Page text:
The technology transfer unit at Stellenbosch University (SU) has helped raise R26 million from outside investors to support five new start-up businesses based on research conducted at the university.
The university hopes that by commercialising its research, it can drive the country’s development, says Anita Nel, chief director of innovation and business development, at SU and CEO of University of Stellenbosch Enterprises, previously known as Innovus Technology Transfer.
“What we want is to put our technology that has viable business models into the market.”
Though these companies are among 28 businesses spun out of the university over the past decade, bringing in outside angel investors is an indication that there is a shift in some quarters to start taking university technology more seriously as an asset class.
Nel says aside from these investments, there was also the establishment of the R150 million University Technology Fund in January – a seed fund put together by an initiative of the SA SME Fund.
Nel says some of the incubated companies have now grown into sizeable ventures.
She did not want to get into the specifics of their performance as it is still putting together case studies, but one has a turnover of about R100 million a year and another has seen its turnover rise from R6 million to R24 million over three years. Several have already paid out dividends.
The companies it has helped start vary greatly in applications and sectors.
Over the years it has helped develop:
- Stellenbosch Nanofibre Company spins nanofibres onto polyester fabric, which enables the making of medical-grade reusable masks, which reduces waste.
- GeoSmart finds solutions to geographical problems by combining geospational thinking with cutting-edge technologies.
- SharkSafe develops eco-friendly technology that combines magnetic and visual stimuli to deter shark species considered dangerous to humans.
- Unistel Medical Laboratories is a human and animal genetics testing centre that completed in excess of 35 000 Covid-19 tests during the lockdown. Unexpected demand has led to it employing more contract staff.
The companies that have received outside backing are no less innovative:
- Phagoflux offers the ability to monitor health and wellness by measuring the self-cleaning activity (autophagy) of bodily cells. When cells cannot undergo autophagy, toxic material builds up and the cell dies – resulting in dementia and Alzheimer’s disease.
- Susento is looking into developing and producing a sustainable protein source from insects for both human and animal consumption. The product is a high-quality protein powder that can be used in any high protein product.
- Biotikum develops and produces microbial additives for the agricultural industry. Microbial additives are environmentally friendly technology that promotes sustainable farming practices and improves profitability.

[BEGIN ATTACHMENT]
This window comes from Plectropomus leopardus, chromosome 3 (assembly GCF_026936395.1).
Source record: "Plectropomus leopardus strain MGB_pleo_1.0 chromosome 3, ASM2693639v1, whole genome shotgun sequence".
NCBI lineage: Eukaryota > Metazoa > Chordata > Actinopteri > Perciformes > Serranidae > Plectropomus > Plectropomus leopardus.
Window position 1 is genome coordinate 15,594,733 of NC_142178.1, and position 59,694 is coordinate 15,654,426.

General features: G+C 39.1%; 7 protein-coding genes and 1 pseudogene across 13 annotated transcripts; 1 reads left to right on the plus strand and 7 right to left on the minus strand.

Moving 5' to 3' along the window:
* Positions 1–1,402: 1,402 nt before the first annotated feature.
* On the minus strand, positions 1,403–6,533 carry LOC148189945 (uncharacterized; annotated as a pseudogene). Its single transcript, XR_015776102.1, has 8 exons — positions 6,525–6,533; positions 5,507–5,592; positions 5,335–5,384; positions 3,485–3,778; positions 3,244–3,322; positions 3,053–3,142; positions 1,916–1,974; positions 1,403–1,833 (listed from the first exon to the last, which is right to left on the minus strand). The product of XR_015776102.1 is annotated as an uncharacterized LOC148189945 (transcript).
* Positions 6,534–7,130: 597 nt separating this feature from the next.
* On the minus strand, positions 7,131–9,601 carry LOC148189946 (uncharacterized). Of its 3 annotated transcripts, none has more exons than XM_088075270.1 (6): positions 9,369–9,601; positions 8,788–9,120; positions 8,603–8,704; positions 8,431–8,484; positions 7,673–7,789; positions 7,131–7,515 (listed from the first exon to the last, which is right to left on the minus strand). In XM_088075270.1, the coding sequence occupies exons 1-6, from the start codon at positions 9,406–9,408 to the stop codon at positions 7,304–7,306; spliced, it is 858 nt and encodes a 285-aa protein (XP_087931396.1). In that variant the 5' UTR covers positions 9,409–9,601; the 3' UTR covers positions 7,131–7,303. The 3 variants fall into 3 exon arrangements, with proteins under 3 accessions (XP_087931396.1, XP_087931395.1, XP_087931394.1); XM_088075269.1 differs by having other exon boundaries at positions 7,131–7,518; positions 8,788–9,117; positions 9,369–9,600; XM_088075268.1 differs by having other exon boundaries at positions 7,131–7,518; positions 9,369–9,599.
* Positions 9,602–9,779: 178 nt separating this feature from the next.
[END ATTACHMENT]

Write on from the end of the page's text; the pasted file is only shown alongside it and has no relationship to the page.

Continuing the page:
- BioCODE is a nanosensor for the early detection of disease risk in patients. It detects inflammatory biomarker levels from a drop of blood and is small enough to be used by nurses in mobile clinics.
- Immobazyme has developed a device that can remove enzymes, which can get rid of unwanted compounds in the sugar industry, produce antibody derivative compounds and make wine taste better.
Nel says though the outside funding is welcome, South Africa still has a long way to go when it comes to getting institutional investors to invest money in university technology.
She says universities like Oxford and Cambridge have long had associations with institutional investors but in SA there is no real connection with transfer offices, the units that specialise in commercialising their research.
Searching for Google
Getting researchers to start businesses is good for society but can also work out well for institutions of higher learning, as they will retain ownership of the intellectual property and retain some shareholding in these firms.
The model of universities supporting start-up businesses based on research conducted at the institution emulates Stanford University in the US, which supported the development of several technology businesses, including Google.
Stanford University owned the rights to the PageRank search engine, which it licensed to Google until 2011. It also sold its holding in the tech giant for $336 million in 2005.
Nel says while it would be great if Stellenbosch University could nurture another Google, she acknowledges that many institutions have tried and but none have succeeded.
“Everyone is always looking for a Google, but only Stanford has found it. Our aims are much broader than that.”
The broader aims she speaks of includes creating a possible employment destination for Stellenbosch University graduates. The thinking is that in getting students to do interesting work with their lectures, it might entice them to join their companies.